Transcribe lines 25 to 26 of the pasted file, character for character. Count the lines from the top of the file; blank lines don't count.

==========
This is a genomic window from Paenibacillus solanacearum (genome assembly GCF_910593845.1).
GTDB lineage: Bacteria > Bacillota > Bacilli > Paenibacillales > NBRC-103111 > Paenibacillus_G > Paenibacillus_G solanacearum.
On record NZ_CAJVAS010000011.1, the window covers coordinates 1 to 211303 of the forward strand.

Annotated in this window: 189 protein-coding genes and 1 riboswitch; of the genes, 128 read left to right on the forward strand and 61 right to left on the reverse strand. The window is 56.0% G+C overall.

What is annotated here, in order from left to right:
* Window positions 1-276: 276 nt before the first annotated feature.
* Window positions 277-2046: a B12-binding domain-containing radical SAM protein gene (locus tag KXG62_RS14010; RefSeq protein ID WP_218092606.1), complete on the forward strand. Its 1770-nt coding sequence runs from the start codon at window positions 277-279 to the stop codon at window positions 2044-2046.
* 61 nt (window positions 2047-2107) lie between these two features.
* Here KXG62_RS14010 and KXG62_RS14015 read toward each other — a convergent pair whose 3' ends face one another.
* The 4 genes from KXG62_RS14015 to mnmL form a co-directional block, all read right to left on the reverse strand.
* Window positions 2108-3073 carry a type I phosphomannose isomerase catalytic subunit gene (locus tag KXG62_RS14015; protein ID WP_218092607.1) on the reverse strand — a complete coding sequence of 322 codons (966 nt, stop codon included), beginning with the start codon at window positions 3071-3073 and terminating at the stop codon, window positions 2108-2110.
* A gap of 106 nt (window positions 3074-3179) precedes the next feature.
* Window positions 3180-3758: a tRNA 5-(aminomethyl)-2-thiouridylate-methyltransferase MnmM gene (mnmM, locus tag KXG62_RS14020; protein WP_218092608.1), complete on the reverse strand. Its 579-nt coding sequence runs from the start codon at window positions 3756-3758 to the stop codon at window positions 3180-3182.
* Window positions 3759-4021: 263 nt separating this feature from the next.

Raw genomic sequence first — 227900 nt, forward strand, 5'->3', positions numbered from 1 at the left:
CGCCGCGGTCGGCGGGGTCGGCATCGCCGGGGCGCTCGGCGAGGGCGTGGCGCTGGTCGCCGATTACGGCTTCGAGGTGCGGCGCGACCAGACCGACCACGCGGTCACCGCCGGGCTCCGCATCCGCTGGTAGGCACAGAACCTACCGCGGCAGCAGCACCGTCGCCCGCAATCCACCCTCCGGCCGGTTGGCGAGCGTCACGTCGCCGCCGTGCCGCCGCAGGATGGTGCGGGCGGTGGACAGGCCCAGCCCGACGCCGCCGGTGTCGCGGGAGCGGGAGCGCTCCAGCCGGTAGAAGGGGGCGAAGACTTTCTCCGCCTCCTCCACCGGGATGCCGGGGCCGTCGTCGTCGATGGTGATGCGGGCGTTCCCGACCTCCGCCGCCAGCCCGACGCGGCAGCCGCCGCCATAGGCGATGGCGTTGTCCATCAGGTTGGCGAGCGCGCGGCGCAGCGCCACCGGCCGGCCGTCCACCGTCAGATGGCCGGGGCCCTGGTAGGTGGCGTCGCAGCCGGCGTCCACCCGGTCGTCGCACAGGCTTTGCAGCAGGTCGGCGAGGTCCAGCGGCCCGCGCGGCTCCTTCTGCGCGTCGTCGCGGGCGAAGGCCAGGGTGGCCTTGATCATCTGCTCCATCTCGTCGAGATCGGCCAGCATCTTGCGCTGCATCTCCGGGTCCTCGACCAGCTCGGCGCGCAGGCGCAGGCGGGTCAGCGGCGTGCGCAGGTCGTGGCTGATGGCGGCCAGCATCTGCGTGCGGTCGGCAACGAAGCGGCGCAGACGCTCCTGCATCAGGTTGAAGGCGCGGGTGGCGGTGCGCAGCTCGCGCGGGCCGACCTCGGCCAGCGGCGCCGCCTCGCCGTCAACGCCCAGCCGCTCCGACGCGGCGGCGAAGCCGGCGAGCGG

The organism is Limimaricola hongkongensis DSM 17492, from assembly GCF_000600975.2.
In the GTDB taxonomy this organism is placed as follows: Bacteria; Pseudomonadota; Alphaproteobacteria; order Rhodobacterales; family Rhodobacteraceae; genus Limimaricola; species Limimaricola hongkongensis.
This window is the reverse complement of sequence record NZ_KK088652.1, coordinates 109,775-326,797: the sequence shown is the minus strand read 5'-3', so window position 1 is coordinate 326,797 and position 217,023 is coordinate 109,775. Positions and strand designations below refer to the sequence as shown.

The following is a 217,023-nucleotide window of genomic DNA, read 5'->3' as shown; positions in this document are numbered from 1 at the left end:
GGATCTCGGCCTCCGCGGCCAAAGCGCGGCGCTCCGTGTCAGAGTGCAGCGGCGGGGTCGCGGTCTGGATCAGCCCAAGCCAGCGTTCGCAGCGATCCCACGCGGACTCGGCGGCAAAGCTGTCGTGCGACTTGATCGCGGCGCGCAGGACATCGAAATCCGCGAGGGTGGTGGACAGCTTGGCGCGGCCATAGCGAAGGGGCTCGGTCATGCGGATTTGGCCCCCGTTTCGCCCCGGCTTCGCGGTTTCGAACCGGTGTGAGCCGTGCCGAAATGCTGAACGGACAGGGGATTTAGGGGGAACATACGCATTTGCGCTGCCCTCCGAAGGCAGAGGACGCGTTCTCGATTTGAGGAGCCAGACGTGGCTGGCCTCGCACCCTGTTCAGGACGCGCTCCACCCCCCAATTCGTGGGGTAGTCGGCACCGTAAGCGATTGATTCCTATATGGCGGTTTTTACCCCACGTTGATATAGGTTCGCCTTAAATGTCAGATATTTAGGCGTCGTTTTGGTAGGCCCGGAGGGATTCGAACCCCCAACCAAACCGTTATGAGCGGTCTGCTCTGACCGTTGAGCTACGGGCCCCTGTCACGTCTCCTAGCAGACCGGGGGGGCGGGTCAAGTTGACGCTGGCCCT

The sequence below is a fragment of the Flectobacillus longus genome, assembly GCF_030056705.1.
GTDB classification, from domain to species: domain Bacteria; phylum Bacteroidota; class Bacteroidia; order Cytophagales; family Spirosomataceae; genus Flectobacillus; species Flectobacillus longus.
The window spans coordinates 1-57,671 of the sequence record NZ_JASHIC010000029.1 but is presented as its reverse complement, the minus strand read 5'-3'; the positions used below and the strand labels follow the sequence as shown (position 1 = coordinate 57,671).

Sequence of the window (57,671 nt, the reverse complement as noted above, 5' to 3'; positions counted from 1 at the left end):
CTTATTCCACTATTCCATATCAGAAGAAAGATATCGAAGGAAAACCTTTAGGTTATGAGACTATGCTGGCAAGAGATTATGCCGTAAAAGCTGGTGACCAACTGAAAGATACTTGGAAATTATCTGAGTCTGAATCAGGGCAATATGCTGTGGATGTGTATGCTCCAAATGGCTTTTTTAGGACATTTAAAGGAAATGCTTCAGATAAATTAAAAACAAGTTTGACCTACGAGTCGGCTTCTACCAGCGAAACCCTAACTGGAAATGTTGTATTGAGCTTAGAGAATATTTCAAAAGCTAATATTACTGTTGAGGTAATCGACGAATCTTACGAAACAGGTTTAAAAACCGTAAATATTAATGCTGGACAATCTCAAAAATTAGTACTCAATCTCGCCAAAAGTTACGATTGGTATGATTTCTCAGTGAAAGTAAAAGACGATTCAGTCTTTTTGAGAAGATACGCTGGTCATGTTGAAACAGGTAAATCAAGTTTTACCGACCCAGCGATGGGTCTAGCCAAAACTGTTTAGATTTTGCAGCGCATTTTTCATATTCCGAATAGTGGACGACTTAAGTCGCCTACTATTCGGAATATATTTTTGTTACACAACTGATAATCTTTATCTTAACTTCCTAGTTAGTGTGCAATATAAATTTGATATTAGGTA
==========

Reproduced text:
Sequence of the window (57,671 nt, the reverse complement as noted above, 5' to 3'; positions counted from 1 at the left end):
CTTATTCCACTATTCCATATCAGAAGAAAGATATCGAAGGAAAACCTTTAGGTTATGAGACTATGCTGGCAAGAGATTATGCCGTAAAAGCTGGTGACCAACTGAAAGATACTTGGAAATTATCTGAGTCTGAATCAGGGCAATATGCTGTGGATGTGTATGCTCCAAATGGCTTTTTTAGGACATTTAAAGGAAATGCTTCAGATAAATTAAAAACAAGTTTGACCTACGAGTCGGCTTCTACCAGCGAAACCCTAACTGGAAATGTTGTATTGAGCTTAGAGAATATTTCAAAAGCTAATATTACTGTTGAGGTAATCGACGAATCTTACGAAACAGGTTTAAAAACCGTAAATATTAATGCTGGACAATCTCAAAAATTAGTACTCAATCTCGCCAAAAGTTACGATTGGTATGATTTCTCAGTGAAAGTAAAAGACGATTCAGTCTTTTTGAGAAGATACGCTGGTCATGTTGAAACAGGTAAATCAAGTTTTACCGACCCAGCGATGGGTCTAGCCAAAACTGTTTAGATTTTGCAGCGCATTTTTCATATTCCGAATAGTGGACGACTTAAGTCGCCTACTATTCGGAATATATTTTTGTTACACAACTGATAATCTTTATCTTAACTTCCTAGTTAGTGTGCAATATAAATTTGATATTAGGTA